08 Nov First DACA, Now A Green Card
Deferred Action for Childhood Arrivals (DACA) has been life-altering for countless people. Especially for one client of Reeves Immigration Law Group, who started with DACA and was recently granted permanent resident status (green card).
DACA was enacted in 2012 to assist undocumented immigrants who had been brought to the United States as children. President Obama decided that these children were not the ones who decided to live in the U.S. without authorization, so they should not be punished by being forced to return to their country of birth, which by the way, they may not have any memories of if they were brought to the U.S. at an especially young age.
Hundreds of thousands of young people have benefited from DACA. Perhaps none of them have benefited more than Marcus*, a client of Reeves Immigration Law Group (RILG). Marcus was 12-years-old when his parents told him they were going to the United States from the Philippines. Part of him was excited for his new adventure, but another part of him was sad to leave his friends behind for a strange new place. But as a 12-year-old child, he did what his parents told him to do.
Marcus’ life in the U.S. had its ups and downs. He got a great education and had a bright future, but his whole family was also ordered deported to the Philippines. Facing immediate deportation, Marcus knew his whole life could be turned upside down any day. But then he got a miracle – DACA!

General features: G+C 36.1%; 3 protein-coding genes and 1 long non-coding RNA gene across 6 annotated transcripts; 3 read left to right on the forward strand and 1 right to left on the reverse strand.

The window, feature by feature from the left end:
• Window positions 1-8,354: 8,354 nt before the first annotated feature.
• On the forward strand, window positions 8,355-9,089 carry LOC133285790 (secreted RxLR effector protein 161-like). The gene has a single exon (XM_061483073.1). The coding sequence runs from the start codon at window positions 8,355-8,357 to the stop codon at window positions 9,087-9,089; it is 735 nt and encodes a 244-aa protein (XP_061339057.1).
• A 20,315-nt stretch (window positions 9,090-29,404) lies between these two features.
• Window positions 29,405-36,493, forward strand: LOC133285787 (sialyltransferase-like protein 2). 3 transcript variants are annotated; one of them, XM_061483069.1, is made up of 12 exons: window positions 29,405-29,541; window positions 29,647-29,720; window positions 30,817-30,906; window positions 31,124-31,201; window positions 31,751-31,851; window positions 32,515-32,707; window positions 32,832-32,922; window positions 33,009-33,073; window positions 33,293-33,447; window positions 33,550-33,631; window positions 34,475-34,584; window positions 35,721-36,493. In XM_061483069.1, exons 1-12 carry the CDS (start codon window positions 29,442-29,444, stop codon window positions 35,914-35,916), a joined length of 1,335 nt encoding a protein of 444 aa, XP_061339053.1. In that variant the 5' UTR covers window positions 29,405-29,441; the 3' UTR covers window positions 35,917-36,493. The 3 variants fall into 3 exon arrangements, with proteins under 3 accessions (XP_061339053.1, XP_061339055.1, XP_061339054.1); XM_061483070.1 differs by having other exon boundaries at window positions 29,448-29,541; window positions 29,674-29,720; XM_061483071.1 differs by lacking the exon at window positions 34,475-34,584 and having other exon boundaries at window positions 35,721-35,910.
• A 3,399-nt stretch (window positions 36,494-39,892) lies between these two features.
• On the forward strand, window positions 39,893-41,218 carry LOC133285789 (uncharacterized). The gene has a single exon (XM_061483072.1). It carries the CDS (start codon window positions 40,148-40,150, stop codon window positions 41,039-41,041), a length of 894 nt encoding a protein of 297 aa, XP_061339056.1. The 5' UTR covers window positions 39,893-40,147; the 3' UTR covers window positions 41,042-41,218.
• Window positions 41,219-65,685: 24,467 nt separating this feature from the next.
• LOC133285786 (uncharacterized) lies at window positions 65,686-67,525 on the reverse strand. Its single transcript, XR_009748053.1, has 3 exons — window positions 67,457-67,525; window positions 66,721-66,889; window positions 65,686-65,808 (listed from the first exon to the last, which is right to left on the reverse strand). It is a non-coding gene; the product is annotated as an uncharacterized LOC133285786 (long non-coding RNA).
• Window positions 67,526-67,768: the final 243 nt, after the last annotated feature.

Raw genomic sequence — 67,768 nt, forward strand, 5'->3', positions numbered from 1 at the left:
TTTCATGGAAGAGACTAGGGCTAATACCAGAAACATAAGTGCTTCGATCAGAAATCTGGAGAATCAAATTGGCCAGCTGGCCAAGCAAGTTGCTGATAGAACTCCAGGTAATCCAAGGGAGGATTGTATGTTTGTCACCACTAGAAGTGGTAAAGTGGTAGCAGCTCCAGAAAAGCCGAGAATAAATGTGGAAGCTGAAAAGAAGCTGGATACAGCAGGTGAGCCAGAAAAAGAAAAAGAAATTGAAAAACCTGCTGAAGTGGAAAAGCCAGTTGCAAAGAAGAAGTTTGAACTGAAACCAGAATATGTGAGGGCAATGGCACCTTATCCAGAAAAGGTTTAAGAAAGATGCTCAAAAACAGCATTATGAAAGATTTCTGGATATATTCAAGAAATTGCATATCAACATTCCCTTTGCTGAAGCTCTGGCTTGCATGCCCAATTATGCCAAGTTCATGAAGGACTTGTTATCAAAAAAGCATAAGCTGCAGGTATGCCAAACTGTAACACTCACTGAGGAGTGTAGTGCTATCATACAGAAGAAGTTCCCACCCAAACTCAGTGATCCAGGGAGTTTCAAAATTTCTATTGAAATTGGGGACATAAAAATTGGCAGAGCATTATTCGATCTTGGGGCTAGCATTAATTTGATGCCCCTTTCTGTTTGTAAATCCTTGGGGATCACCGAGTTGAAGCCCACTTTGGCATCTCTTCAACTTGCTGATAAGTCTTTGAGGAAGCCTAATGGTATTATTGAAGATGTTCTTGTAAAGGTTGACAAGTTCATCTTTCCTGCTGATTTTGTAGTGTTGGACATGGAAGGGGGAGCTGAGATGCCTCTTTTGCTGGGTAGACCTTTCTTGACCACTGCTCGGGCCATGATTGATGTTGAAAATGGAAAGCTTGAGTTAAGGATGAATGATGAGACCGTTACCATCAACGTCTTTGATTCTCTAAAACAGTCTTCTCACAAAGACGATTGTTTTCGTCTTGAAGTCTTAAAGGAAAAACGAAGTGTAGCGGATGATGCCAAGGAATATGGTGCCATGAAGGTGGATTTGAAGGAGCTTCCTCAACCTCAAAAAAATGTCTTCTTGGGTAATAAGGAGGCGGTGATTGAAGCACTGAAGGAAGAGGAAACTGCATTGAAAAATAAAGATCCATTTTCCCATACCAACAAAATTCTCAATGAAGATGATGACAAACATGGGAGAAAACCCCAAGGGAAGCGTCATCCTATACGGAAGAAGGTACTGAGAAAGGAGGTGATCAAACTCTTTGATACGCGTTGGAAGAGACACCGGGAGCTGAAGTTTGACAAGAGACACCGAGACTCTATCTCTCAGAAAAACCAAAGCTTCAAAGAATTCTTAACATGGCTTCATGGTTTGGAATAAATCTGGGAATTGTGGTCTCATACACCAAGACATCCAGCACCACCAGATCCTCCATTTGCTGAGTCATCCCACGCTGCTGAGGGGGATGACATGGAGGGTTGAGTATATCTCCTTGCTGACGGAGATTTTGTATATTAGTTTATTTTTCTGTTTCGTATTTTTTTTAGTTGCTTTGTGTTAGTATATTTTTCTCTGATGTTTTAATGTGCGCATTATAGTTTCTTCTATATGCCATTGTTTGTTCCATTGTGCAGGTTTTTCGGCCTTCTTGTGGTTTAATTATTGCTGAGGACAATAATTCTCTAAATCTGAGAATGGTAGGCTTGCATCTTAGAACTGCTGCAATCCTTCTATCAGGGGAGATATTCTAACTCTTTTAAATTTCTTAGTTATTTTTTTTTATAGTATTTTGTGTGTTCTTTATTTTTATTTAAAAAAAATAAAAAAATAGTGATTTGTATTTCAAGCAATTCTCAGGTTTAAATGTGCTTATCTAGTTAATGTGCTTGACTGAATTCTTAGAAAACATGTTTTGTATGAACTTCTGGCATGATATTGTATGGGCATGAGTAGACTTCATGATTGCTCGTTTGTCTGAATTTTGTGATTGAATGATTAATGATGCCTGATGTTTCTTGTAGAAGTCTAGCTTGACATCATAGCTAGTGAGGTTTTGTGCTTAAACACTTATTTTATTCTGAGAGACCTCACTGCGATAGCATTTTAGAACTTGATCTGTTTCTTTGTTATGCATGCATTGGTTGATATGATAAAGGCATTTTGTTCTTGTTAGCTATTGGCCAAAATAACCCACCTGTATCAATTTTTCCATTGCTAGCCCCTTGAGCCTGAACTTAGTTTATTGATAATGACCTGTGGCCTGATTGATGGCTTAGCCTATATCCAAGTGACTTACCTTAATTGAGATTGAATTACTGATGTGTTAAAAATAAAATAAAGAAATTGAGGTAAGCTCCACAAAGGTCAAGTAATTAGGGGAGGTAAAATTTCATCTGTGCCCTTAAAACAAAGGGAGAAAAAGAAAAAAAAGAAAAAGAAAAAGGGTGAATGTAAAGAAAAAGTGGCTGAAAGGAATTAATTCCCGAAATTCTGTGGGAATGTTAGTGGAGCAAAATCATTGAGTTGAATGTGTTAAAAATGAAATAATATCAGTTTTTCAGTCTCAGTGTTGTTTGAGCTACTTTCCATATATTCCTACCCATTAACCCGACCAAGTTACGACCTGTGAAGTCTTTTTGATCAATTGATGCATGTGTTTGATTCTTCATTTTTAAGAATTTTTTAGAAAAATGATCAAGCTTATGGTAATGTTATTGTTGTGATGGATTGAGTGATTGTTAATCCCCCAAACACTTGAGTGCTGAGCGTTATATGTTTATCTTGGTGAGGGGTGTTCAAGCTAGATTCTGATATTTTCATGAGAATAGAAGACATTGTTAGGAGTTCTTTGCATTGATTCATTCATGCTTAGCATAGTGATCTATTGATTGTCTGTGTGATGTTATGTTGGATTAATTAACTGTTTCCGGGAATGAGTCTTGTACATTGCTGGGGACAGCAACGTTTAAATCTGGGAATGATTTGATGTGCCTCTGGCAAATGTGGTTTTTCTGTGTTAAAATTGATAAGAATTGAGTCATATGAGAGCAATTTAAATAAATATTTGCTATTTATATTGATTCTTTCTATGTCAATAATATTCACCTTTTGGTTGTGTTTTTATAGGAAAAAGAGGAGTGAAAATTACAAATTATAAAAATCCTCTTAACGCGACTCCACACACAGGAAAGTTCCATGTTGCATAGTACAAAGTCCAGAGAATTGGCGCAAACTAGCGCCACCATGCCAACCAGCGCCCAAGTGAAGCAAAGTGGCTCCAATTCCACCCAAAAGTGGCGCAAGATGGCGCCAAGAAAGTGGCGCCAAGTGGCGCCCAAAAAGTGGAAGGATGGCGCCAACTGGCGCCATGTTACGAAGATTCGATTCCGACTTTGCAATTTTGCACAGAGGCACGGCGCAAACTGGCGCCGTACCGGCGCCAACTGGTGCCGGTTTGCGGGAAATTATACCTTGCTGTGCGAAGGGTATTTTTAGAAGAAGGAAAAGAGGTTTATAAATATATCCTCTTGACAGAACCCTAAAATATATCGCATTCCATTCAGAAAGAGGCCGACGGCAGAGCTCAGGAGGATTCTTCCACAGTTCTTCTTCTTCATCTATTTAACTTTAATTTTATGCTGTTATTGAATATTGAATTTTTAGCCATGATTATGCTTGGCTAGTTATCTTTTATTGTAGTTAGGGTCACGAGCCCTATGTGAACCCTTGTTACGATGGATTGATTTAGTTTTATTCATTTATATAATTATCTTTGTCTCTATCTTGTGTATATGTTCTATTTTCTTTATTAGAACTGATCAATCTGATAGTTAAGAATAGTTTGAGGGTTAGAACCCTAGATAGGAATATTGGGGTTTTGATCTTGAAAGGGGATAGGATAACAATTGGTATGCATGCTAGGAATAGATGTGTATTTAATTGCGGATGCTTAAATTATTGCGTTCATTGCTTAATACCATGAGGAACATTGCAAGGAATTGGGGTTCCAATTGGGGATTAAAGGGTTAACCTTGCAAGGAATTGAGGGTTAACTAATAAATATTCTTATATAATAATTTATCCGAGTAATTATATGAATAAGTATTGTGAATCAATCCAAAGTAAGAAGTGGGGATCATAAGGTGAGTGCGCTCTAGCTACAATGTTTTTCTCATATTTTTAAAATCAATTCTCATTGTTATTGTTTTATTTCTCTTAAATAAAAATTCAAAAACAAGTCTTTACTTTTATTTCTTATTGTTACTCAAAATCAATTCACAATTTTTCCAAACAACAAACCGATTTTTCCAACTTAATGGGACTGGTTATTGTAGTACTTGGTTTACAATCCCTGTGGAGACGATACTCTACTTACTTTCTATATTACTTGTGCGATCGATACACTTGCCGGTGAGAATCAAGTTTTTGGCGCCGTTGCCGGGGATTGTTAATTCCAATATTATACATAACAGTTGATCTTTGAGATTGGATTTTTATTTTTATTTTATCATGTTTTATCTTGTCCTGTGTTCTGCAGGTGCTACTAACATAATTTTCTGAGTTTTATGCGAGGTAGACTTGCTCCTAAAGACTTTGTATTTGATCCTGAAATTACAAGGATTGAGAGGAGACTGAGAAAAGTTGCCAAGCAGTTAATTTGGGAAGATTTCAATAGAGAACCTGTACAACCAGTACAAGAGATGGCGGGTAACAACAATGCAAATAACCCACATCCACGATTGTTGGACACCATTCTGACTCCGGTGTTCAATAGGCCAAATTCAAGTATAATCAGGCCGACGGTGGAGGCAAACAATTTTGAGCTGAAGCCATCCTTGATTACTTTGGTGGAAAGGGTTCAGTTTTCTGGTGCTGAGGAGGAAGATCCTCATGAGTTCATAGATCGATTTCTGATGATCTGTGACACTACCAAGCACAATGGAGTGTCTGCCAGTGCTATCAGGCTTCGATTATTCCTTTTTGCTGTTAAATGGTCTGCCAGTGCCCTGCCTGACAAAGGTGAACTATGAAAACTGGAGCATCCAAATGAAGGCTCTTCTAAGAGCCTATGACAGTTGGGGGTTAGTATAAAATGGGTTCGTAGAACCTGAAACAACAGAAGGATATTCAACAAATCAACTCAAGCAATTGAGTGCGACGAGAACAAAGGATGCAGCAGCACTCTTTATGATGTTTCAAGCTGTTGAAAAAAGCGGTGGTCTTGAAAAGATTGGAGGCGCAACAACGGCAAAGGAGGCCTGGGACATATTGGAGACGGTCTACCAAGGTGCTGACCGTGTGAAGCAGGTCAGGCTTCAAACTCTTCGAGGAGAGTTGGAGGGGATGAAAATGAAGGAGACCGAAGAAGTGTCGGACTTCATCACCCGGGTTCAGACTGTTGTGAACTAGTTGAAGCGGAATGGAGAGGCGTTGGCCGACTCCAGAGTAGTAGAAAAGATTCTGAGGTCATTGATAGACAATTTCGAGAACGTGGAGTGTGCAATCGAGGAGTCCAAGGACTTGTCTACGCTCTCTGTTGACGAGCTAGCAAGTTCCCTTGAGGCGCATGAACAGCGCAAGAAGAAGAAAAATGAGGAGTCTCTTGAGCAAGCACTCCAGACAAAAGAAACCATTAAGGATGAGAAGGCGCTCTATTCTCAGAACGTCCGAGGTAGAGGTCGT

Marcus applied as soon as he possibly could. And before long, he was able to legally get a job, he was able to get a driver’s license, etc. And perhaps most importantly, he was no longer facing imminent deportation to the Philippines.
Marcus made the most of his second chance in the U.S. He began working as a Licensed Vocational Nurse with plans to continue his education and become a Registered Nurse. He also met his soulmate, who happened to be a U.S. citizen. After marriage, Attorney Devin Connolly, a senior partner of RILG, was able to successfully reopen Marcus’ prior court case. And after the court case was reopened, Marcus was then able to be granted his green card.
It has a long journey for Marcus. Brought to the U.S. as a young boy, and after being raised here and becoming an “American,” he was in jeopardy of being sent back to the Philippines. But once Marcus was granted DACA, he was given a second chance in this country. And he absolutely made the most of it. Because without DACA, it is very possible Marcus never would have been in the U.S. long enough to meet his wife or get his green card.
*Please note that we have changed our client’s name to protect his privacy.